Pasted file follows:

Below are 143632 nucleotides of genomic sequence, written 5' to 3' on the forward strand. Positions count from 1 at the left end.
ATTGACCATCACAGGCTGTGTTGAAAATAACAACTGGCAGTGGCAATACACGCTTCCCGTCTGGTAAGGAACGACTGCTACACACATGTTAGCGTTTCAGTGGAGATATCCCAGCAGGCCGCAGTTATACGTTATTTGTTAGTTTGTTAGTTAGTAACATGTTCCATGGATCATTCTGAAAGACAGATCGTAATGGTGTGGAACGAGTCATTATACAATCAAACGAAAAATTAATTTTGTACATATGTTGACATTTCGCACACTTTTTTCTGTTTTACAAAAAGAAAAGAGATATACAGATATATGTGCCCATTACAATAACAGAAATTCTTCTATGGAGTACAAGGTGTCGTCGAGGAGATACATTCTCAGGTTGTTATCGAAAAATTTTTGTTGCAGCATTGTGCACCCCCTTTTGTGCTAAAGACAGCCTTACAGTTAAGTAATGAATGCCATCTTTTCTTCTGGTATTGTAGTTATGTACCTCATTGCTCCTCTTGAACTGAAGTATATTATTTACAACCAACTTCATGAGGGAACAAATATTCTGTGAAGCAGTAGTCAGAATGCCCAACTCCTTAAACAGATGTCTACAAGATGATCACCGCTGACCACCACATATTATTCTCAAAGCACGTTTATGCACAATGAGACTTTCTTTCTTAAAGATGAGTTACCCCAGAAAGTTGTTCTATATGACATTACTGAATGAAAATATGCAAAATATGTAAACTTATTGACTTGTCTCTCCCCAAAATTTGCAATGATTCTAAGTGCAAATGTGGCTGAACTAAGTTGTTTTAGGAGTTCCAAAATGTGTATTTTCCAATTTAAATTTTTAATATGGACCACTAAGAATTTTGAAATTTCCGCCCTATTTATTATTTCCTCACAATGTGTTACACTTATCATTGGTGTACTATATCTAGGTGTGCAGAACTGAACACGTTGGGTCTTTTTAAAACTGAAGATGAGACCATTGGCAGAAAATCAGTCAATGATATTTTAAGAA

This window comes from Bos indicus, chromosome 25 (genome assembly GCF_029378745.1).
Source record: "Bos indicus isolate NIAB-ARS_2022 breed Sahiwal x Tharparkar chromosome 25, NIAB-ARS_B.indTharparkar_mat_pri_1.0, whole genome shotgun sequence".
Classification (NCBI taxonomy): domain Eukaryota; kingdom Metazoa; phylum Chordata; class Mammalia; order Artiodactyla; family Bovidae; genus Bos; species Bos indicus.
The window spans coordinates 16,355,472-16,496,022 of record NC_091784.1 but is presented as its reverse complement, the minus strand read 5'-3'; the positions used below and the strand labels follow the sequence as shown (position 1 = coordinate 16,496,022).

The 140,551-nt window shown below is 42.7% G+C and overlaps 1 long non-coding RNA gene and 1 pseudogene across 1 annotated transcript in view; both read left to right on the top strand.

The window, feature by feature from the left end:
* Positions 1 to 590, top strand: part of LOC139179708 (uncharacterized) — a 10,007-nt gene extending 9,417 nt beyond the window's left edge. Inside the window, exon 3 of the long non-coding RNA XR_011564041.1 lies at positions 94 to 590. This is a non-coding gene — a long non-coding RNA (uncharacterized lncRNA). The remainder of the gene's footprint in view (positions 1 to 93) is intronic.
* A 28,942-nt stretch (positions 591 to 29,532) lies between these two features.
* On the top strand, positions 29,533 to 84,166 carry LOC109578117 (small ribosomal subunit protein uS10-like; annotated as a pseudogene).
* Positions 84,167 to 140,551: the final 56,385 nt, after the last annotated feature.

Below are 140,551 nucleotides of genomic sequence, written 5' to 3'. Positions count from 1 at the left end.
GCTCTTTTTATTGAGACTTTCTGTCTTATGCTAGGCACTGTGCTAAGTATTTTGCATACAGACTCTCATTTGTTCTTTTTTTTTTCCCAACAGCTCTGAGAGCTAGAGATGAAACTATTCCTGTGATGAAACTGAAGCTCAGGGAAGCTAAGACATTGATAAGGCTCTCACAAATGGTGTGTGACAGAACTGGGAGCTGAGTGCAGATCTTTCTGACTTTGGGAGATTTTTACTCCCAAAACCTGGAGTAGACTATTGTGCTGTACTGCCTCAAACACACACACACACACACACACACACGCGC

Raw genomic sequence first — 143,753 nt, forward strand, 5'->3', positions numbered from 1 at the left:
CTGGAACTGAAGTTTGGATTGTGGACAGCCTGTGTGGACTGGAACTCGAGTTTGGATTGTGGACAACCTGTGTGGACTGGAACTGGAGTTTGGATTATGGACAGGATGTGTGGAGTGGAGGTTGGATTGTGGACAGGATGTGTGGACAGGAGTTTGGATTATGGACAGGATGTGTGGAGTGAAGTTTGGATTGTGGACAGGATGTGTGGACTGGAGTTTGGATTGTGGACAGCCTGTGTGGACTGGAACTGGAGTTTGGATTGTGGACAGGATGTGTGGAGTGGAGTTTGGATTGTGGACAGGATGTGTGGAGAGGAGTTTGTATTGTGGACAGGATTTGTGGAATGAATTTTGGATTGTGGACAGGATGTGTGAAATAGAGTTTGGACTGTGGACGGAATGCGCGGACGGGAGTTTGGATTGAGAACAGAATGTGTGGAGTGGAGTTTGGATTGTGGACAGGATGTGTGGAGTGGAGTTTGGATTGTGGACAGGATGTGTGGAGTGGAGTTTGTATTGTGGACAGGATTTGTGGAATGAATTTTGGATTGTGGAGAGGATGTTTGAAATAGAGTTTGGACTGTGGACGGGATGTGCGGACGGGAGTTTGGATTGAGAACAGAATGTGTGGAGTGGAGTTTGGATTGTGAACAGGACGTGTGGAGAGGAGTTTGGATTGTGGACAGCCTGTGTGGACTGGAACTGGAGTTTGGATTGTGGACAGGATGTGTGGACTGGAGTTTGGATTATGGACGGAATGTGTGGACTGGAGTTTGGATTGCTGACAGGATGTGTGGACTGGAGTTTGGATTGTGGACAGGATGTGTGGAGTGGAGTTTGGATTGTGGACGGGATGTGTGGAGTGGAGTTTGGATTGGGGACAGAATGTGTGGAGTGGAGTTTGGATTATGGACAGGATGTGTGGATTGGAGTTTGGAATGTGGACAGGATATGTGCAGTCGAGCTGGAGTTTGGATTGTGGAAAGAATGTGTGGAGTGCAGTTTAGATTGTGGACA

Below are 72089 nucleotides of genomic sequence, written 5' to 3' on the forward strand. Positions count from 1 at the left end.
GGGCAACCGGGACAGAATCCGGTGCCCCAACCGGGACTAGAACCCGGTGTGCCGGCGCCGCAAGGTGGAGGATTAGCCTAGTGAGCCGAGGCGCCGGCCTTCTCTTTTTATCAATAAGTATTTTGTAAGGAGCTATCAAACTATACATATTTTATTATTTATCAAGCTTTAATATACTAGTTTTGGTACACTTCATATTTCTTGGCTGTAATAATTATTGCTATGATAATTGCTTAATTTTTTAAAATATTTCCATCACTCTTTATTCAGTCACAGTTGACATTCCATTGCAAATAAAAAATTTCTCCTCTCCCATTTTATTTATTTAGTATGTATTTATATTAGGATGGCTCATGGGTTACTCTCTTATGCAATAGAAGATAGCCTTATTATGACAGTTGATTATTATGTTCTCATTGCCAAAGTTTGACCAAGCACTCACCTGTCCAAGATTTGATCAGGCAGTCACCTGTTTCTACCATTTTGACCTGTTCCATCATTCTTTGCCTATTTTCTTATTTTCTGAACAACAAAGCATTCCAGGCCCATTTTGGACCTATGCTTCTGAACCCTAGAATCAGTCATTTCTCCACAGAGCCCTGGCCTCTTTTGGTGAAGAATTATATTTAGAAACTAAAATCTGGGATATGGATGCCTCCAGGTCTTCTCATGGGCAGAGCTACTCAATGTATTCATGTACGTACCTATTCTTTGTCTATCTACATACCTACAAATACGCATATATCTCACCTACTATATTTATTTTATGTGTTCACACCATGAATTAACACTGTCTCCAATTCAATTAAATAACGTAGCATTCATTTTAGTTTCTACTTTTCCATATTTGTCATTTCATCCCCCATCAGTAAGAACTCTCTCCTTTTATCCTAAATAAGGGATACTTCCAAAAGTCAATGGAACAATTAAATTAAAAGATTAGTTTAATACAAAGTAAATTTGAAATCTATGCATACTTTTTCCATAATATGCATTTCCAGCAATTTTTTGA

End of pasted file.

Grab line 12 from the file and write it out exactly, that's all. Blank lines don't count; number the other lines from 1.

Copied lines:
* Positions 84,167 to 140,551: the final 56,385 nt, after the last annotated feature.